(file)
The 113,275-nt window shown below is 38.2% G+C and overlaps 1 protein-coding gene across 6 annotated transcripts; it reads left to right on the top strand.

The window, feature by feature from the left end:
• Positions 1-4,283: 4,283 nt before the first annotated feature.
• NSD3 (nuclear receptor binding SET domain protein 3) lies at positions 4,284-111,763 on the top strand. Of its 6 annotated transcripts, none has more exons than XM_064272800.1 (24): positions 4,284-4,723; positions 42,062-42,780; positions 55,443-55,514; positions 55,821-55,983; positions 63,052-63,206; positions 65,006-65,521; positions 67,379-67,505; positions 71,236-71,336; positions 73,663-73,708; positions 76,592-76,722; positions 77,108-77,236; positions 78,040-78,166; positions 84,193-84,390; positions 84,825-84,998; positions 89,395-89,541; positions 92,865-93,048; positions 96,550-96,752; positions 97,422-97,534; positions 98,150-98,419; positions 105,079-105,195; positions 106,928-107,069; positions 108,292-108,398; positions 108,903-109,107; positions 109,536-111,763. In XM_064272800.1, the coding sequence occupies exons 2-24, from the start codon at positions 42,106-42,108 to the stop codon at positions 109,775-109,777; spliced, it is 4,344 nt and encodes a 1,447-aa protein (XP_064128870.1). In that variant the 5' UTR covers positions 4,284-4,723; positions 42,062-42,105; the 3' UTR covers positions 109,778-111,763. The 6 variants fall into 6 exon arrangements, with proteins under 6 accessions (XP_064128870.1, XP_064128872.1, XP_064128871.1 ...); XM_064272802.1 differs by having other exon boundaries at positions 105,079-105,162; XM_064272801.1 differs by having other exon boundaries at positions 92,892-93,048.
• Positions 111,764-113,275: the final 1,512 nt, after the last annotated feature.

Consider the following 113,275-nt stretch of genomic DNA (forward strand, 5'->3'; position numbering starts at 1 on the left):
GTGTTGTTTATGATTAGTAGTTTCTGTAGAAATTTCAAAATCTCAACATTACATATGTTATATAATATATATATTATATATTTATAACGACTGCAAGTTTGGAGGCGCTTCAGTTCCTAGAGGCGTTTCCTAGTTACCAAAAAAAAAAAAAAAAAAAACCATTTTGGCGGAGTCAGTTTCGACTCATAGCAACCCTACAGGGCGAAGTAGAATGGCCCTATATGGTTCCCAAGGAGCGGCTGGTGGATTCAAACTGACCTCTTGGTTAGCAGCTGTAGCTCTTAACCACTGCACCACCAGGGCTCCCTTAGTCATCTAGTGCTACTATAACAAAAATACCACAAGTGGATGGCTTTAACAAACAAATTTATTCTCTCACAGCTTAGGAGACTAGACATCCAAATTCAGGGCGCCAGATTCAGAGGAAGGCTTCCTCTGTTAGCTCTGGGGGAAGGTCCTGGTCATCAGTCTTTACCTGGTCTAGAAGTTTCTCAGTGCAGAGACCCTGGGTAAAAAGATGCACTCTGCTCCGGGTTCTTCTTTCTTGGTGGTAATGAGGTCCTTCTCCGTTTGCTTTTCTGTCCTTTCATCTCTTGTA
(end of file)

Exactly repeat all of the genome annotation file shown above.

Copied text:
The 113,275-nt window shown below is 38.2% G+C and overlaps 1 protein-coding gene across 6 annotated transcripts; it reads left to right on the top strand.

The window, feature by feature from the left end:
• Positions 1-4,283: 4,283 nt before the first annotated feature.
• NSD3 (nuclear receptor binding SET domain protein 3) lies at positions 4,284-111,763 on the top strand. Of its 6 annotated transcripts, none has more exons than XM_064272800.1 (24): positions 4,284-4,723; positions 42,062-42,780; positions 55,443-55,514; positions 55,821-55,983; positions 63,052-63,206; positions 65,006-65,521; positions 67,379-67,505; positions 71,236-71,336; positions 73,663-73,708; positions 76,592-76,722; positions 77,108-77,236; positions 78,040-78,166; positions 84,193-84,390; positions 84,825-84,998; positions 89,395-89,541; positions 92,865-93,048; positions 96,550-96,752; positions 97,422-97,534; positions 98,150-98,419; positions 105,079-105,195; positions 106,928-107,069; positions 108,292-108,398; positions 108,903-109,107; positions 109,536-111,763. In XM_064272800.1, the coding sequence occupies exons 2-24, from the start codon at positions 42,106-42,108 to the stop codon at positions 109,775-109,777; spliced, it is 4,344 nt and encodes a 1,447-aa protein (XP_064128870.1). In that variant the 5' UTR covers positions 4,284-4,723; positions 42,062-42,105; the 3' UTR covers positions 109,778-111,763. The 6 variants fall into 6 exon arrangements, with proteins under 6 accessions (XP_064128870.1, XP_064128872.1, XP_064128871.1 ...); XM_064272802.1 differs by having other exon boundaries at positions 105,079-105,162; XM_064272801.1 differs by having other exon boundaries at positions 92,892-93,048.
• Positions 111,764-113,275: the final 1,512 nt, after the last annotated feature.

Consider the following 113,275-nt stretch of genomic DNA (forward strand, 5'->3'; position numbering starts at 1 on the left):
GTGTTGTTTATGATTAGTAGTTTCTGTAGAAATTTCAAAATCTCAACATTACATATGTTATATAATATATATATTATATATTTATAACGACTGCAAGTTTGGAGGCGCTTCAGTTCCTAGAGGCGTTTCCTAGTTACCAAAAAAAAAAAAAAAAAAAACCATTTTGGCGGAGTCAGTTTCGACTCATAGCAACCCTACAGGGCGAAGTAGAATGGCCCTATATGGTTCCCAAGGAGCGGCTGGTGGATTCAAACTGACCTCTTGGTTAGCAGCTGTAGCTCTTAACCACTGCACCACCAGGGCTCCCTTAGTCATCTAGTGCTACTATAACAAAAATACCACAAGTGGATGGCTTTAACAAACAAATTTATTCTCTCACAGCTTAGGAGACTAGACATCCAAATTCAGGGCGCCAGATTCAGAGGAAGGCTTCCTCTGTTAGCTCTGGGGGAAGGTCCTGGTCATCAGTCTTTACCTGGTCTAGAAGTTTCTCAGTGCAGAGACCCTGGGTAAAAAGATGCACTCTGCTCCGGGTTCTTCTTTCTTGGTGGTAATGAGGTCCTTCTCCGTTTGCTTTTCTGTCCTTTCATCTCTTGTA